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I am following the tutorial in this video: https://youtu.be/cO5g5qLrLSo which implements deep reinforcement learning (DQN) to balance cart pole in OpenAI default environment.

The DQN model looks like as follows:

model = Sequential()
model.add(Flatten(input_shape=(1,states)))
model.add(Dense(24, activation='relu'))
model.add(Dense(24, activation='relu'))
model.add(Dense(actions, activation='linear'))

Full code is available here: https://github.com/nicknochnack/TensorflowKeras-ReinforcementLearning/blob/master/Deep%20Reinforcement%20Learning.ipynb

The implemented code is also available on Google Collabs for you to run/test here: https://colab.research.google.com/drive/1oQILItVu6Y8jOCprzwMGzwlztYmVKK-F?usp=sharing

I do understand the concept and mathematics behind using "linear" vs "non-linear" (softmax) activation function in the output layer.

But, what I am struggling to understand is that why in this target application linear activation function is used in the output layer instead of softmax? Can someone specify how to realize that which type of activation function will be the best for what type of target application using DQN?

P.S. I tried to change the activation function to softmax instead and got completely different result. Hence, I am confused as to why changing the activation function in the output layer could generate completely opposite results.

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The normal use case for softmax in the output layer is for a classification problem, where the output is an array of probabilities for each class.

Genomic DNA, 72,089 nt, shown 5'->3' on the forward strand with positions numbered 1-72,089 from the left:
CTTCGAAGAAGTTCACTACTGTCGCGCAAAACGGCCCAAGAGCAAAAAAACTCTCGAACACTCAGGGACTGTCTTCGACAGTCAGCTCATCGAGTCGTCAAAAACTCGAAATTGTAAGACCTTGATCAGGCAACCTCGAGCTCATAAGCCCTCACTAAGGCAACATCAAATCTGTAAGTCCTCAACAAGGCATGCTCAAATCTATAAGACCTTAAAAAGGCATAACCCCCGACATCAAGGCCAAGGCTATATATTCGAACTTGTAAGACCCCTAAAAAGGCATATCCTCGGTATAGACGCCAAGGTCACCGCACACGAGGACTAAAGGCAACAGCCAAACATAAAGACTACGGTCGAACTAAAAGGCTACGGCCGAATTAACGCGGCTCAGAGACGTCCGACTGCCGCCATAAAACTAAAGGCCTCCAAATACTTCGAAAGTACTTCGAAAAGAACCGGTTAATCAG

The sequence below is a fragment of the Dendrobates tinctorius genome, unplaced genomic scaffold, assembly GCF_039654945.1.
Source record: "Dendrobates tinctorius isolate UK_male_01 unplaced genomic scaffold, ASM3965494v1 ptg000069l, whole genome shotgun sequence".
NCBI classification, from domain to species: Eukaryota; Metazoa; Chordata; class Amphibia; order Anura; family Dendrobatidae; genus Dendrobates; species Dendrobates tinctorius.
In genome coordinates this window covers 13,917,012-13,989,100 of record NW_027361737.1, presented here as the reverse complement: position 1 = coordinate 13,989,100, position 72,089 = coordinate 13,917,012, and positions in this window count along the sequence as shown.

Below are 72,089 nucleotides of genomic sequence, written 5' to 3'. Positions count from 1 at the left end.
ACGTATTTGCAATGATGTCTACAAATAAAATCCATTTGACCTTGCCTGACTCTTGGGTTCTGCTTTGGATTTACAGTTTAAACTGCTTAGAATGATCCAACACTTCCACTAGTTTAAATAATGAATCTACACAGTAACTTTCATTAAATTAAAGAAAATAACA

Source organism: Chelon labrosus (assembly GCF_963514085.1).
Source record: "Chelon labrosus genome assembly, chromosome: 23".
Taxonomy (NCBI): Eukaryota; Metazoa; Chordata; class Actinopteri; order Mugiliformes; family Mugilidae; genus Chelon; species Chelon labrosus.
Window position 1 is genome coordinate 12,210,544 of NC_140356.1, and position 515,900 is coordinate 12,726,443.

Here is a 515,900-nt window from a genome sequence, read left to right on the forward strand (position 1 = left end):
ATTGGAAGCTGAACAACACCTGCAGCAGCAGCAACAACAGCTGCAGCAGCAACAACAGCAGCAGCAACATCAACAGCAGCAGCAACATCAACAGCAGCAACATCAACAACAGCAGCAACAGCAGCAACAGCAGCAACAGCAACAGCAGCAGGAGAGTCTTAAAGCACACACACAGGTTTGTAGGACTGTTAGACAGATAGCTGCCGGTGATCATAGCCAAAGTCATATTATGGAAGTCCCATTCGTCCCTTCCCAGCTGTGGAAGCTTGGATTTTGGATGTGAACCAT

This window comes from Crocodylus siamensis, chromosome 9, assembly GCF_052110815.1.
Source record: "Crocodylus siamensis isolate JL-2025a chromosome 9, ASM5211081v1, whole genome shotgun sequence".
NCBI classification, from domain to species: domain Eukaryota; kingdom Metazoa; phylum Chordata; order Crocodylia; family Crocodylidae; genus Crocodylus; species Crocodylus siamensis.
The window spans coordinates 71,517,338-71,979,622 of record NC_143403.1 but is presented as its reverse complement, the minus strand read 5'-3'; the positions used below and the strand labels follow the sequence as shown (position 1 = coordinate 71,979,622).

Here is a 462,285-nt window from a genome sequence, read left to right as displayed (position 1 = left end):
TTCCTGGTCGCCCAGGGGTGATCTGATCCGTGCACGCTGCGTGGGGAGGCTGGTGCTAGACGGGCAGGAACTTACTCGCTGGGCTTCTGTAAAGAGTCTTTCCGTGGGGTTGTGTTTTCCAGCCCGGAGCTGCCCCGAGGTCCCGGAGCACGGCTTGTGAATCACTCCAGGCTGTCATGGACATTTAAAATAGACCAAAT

The normal use case for a linear output is for a regression problem, where the output is an array of floating point numbers that are estimates for some measurement.

In a DQN, the desired output for the neural network is the action values (or Q values) for each action. The action value is the expected sum of future rewards given the starting condition of state and action choice, plus following the current target policy from that point onwards (this is a little self-referential in DQN in that the target policy is defined by taking the action with the highest action value in all states).

It is entirely possible for this predicted action value to be greater than $1$ or less than $0$, and there is also no reason to expect a the set of action values for all actions possible in a specific state to sum to $1$. This is a regression problem, and you should generally use a linear output for such problems.

Some Deep RL will learn a policy function, either instead of, or in addition to the value function - for example REINFORCE or A3C. In that case, if the action space is discrete, then the policy function will behave a lot like a classifier (it classifies the preferred action for a given state), and you would use a softmax output for that network. Other action spaces may be described differently though, so you are not guaranteed to see softmax used in output layer of policy function networks.

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  • $\begingroup$ Hello Neil, thank you for your answer on this. Will it be possible to elaborate why we would use softmax with an example of REINFORCE or A3C? Because we can also use linear in that case as well, isn't it? Or am I missing something? $\endgroup$
    – Somdip Dey
    Feb 18 at 14:56
  • $\begingroup$ You would not use linear activation to define a policy for REINFORCE or A3C, at least not for discrete action space. However, some action spaces can be described using linear outputs - the output might be the mean and variance for a Normal distribution for example. $\endgroup$ Feb 18 at 14:58
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    $\begingroup$ @SomdipDey I don't understand sorry. The phrase "the RL has a policy on it" does not make sense to me. In general, you should understand first what the neural network is doing inside the agent before choosing the activation function, because it makes a big difference. Different RL methods, and different action spaces will affect this. If you want to experiment by changing the activation functions, that is fine and might help you learn what they do. Mostly, inside RL agents, you will discover the activation function is constrained by what it is modelling, and changing it will break it. $\endgroup$ Feb 18 at 15:37

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